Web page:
Cash: 10.8% increase in revenue collected in February before the impending slowdown in growth
(TENTON) – The Treasury Department said revenue collected in February for major taxes was $3.038 billion, up $294.9 million, or 10.8% from last February. Year-to-date, total recoveries of $25.850 billion were up $4.357 billion, or 20.3% from the same eight months last year.
Strong growth in year-to-date collections for fiscal year 2022 (fiscal year 2022) is reflected in the recently revised year-end growth targets released on March 8 with the governor’s budget message for fiscal year 2023 The total revenue forecast for fiscal year 2022 is up $4.618 billion from the level certified when the Appropriations Act was signed into law in June. Significant additional federal stimulus measures enacted last year, strong consumer demand, rising wages, and improving COVID-19-related prospects have steadily strengthened economic activity and improved tax collection.
February collections for Gross Income Tax (GIT), which is dedicated to the Property Tax Relief Fund, totaled $1.439 billion, up $157.5 million, or 12, 3% compared to last February. Year-to-date recoveries of $10.799 billion were up $1.517 billion, or 16.3%. GIT’s overall growth in the first eight months of fiscal 2022 was driven primarily by strong employee payroll deductions, which are recovering from lower levels during the pandemic. Additionally, quarterly estimated tax payments are working well and refund levels have dropped significantly over the summer and fall, returning to normal for this time of year after filing deadlines were extended. taxpayer returns in 2020.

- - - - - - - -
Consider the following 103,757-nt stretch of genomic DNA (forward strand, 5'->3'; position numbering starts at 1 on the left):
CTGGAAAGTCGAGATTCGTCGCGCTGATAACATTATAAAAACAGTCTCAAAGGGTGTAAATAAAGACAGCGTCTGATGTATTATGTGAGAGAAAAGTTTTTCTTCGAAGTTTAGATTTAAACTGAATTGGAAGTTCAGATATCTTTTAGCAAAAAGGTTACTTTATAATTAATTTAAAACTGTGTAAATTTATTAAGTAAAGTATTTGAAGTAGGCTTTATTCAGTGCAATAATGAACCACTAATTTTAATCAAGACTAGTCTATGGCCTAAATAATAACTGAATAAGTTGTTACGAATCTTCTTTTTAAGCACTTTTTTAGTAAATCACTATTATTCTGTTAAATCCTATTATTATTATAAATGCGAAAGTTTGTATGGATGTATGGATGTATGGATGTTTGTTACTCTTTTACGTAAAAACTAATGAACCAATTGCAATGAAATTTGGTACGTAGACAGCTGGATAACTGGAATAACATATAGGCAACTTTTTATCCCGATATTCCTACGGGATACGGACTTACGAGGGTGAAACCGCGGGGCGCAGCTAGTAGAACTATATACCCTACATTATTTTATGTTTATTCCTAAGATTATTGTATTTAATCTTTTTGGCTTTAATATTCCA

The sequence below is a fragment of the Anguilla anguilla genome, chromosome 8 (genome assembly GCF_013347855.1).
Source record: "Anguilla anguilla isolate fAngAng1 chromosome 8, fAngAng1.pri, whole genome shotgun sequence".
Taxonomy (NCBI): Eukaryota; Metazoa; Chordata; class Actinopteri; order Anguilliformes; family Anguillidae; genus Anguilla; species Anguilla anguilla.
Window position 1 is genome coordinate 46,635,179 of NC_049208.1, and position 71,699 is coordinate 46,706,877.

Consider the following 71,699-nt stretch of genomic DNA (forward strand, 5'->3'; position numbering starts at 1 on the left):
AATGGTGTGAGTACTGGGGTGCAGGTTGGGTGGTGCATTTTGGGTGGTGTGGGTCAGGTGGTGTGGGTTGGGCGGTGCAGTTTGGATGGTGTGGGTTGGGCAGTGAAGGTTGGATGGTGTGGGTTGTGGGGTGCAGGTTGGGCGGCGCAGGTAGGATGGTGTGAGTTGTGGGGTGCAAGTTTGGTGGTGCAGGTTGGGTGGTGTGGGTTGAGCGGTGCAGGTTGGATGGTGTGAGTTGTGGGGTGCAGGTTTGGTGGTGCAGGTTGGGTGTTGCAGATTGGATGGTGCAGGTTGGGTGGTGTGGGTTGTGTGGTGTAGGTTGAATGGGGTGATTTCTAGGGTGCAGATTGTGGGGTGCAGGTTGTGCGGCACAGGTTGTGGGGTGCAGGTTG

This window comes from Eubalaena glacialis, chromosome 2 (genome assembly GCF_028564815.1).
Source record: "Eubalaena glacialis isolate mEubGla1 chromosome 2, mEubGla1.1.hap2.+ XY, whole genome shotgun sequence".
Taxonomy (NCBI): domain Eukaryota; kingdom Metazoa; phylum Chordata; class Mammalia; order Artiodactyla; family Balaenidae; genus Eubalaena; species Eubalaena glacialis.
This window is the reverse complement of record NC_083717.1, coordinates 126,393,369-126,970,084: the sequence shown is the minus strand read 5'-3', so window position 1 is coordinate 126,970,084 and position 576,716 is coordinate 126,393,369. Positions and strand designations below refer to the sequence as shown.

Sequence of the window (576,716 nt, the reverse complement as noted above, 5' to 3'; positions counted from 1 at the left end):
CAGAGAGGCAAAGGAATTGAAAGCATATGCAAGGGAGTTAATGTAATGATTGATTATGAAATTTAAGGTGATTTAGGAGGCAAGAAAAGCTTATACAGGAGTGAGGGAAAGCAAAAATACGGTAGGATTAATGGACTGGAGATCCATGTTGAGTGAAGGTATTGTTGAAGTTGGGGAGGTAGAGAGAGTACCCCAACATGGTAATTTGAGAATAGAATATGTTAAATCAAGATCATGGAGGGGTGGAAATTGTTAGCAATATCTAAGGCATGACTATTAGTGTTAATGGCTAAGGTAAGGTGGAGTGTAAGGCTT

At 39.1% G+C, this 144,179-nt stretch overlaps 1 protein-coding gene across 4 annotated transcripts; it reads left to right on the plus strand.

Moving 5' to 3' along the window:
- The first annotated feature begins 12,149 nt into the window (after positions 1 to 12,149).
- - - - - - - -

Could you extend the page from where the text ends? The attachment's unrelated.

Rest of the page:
However, the Treasury noted that GIT growth in the second half of fiscal 2022 is expected to slow significantly in the spring due to the substantial increase in claims for Alternative Business Income Tax (PTBAIT) credits due, as well as the impact of a number of new or expanded tax relief programs introduced with this year’s budget, including the Earned Income Tax Credit and the Child Care Tax Credit and dependents, and an increase in the amount of retirement income that can be excluded from tax.
Taking all of this into account, the GIT’s revised year-end forecast released this week of $17.370 billion is up $489.0 million from the Appropriations Act, while the PTBAIT’s forecast of $3.1 billion is up from $1.730 billion.
Sales and use tax, the General Fund’s largest source of revenue, brought in $845.0 million for February, an increase of $81.4 million, or 10.7%. Year-to-date recoveries of $7.181 billion were up $801.3 million, or 12.6% higher than the same period last year. Strong collections in February reflect sales activity in January, as receipts are reported a month late. Some moderation in sales tax growth is expected in the coming months as the consumer boost from last year’s federal stimulus payments fades. The revised year-end forecast of $12.140 billion is up $789.6 million from the Appropriation Act.
The Corporations Business Tax (CBT), which is the General Fund’s second largest source of revenue, recorded collections of $89.3 million in February, an increase of $0.7 million, or 0 .8%, compared to last February. Year-to-date, CBT recoveries of $2.646 billion are up $586.0 million, or 28.4% from the same period last year. Estimated Payouts and Partnership Payouts have driven CBT growth so far this fiscal year, as corporate earnings have increased and data has shown that PTBAIT credits will almost entirely impact GIT rather than the CBT. The revised year-end forecast of $5.180 billion is up $1.216 billion from the Appropriation Act.
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